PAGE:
When Tokyo Police Club released their sophomore album, Champ, a decade ago, it was a time of great change for the Canadian indie rock band. “It was a big moment,” lead singer and bassist Dave Monks tells American Songwriter. “We were still quite young. It was the most expensive record we’d ever made, and we were on the new label with some real hot shots.”
The notion at the time had been that the band, who’d found growing acclaim on the back of their A Lesson in Crime and Smith EPs and debut Elephant Shell in 2008, would be pushed further into orbit — from the underground into the realm of mainstream stardom, along with the likes of Death Cab for Cutie and Interpol. “There were a lot of expectations,” recalls Monks. “And in a lot of those ways, the album did not succeed, according to the labels and managers.”
The album, which featured production by Rob Schnapf, arrived on Mom + Pop Music, tapped into the ebullient guitar-driven sound that had made them stand out. But in the aftermath of its release, the band —drummer Greg Alsop, keyboard Graham Wright and guitarist Josh Hook, along with Monks—felt the disappointment of the people who had invested in the record. “It felt like a misstep,” says Monks. “There was a lot of frustration there.”
Yet Champ went on to become a fan favorite, with tracks that are some of the most popular the band plays live. “The fact that people responded was very validating,” says Monks. “Because it wasn’t because we were a new band or because we were following the trend or fitting into the zeitgeist-y moment. It was really us doing our own thing. And people responded well to it.”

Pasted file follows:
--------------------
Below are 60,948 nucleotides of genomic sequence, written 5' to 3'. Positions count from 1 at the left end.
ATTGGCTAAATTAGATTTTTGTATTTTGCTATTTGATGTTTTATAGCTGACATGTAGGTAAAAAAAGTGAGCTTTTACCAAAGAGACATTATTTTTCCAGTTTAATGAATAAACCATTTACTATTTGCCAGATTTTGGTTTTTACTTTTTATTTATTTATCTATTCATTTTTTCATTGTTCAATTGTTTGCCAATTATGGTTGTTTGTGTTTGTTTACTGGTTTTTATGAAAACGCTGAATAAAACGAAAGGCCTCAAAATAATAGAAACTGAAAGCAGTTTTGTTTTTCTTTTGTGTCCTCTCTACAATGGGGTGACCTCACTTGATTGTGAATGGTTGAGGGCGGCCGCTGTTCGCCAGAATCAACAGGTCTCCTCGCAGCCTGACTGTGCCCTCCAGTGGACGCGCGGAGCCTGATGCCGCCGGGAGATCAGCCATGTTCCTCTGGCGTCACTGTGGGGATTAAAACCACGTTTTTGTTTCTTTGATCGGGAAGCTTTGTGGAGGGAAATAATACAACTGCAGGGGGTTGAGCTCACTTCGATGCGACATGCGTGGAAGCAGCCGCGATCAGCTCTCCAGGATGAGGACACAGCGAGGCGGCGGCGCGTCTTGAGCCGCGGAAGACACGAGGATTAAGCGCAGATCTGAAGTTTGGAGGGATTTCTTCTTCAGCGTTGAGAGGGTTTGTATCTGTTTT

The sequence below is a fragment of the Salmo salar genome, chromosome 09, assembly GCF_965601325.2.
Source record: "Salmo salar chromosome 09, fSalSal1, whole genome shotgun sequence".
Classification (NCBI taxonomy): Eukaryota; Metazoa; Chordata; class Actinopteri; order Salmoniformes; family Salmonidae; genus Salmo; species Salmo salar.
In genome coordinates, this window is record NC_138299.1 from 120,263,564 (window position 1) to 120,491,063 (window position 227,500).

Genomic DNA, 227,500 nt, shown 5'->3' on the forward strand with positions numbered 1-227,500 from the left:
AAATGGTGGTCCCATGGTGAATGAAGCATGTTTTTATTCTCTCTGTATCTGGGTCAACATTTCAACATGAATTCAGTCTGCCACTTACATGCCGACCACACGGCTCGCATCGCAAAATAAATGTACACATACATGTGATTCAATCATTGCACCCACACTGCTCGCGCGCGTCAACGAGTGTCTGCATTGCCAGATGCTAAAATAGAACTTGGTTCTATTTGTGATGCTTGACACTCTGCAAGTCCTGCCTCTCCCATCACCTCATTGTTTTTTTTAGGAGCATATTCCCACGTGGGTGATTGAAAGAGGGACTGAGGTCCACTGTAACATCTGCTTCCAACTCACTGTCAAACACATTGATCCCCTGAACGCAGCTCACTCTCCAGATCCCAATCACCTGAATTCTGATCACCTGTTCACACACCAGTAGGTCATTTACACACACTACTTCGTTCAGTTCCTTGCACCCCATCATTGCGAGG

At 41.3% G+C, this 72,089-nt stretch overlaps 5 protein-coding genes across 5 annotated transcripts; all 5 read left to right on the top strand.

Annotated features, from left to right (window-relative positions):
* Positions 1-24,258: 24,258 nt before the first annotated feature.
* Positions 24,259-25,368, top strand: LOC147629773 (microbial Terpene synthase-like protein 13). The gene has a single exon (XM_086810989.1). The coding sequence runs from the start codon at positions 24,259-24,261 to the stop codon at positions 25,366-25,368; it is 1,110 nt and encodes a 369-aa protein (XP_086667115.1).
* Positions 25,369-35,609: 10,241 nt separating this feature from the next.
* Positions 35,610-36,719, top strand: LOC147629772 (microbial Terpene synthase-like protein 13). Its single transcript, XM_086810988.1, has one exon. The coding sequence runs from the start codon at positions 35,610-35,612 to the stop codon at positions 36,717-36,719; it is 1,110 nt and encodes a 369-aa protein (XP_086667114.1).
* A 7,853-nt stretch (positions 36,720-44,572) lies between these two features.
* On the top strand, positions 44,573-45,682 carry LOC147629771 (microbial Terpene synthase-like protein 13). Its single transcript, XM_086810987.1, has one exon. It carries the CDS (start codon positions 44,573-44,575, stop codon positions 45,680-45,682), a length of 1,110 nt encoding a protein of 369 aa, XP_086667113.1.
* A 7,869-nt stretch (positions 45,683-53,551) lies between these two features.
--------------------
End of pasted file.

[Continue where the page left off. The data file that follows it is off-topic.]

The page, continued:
To celebrate the 10th anniversary of Champ, Tokyo Police Club will release a special edition of the album, featuring b-sides, demos, and remixes by Andy Rourke of The Smiths, Passion Pit and more. They’ll also perform the album in full live, broadcasting via Bandcamp from the Dine Alone Records office in Toronto on March 5th. “It’s going to be a chance to kind of walk through the album together,” says Monks.
“We’re trying to remember the songs more as like they were created, because they’ve sort of morphed and changed over time as we’ve played them live,” he says. “I think we’ll kind of be going back to some of the truer versions of them. They’re all true, but some of the original versions, and it’ll be great to walk through that and share it with the people who want to be there.”
As the anniversary draws closer, the band has just released a remix of the track “Gone,” featuring their long-time friends Matt and Kim, who they met before Champ came out. “We played with them at SXSW in 2006. They were big fans of Elephant Shell and we did a show with them in Brooklyn, and we just we just knew them from around and then we became friends,” says Monks. Tokyo Police Club toured with the duo too, and the remix sees Matt and Kim give “Gone” their trademark energetic indie-electro spin.
Along with the remix, Tokyo Police Club have also released a new single, one that was recorded for the Champ sessions but didn’t make it to the album, “Hundred Dollar Day.” “I feel like my songwriting journey just keeps changing,” says Monks, reflecting on creating the track all those years ago. “I listened to ‘Hundred Dollar Day’ and I was struck by the vocals, and I could really feel the passion in my voice. Even though some of the songwriting is a mystery to me now, like, how I arrived there, I’m connecting with that vocal.”
Re-connecting with Champ is a time for Tokyo Police Club to take ownership of all that the album had been and still is. Monks says it’s particularly helpful as the band, who has spent a lot of the pandemic watching Netflix Party together from their respective homes, works on new music. “Going back to it now, and being able to enjoy it as a success among the people that love it is very heartening,” he says. “It’s a reminder that we were carving a good path and we’re still carving a good path now.”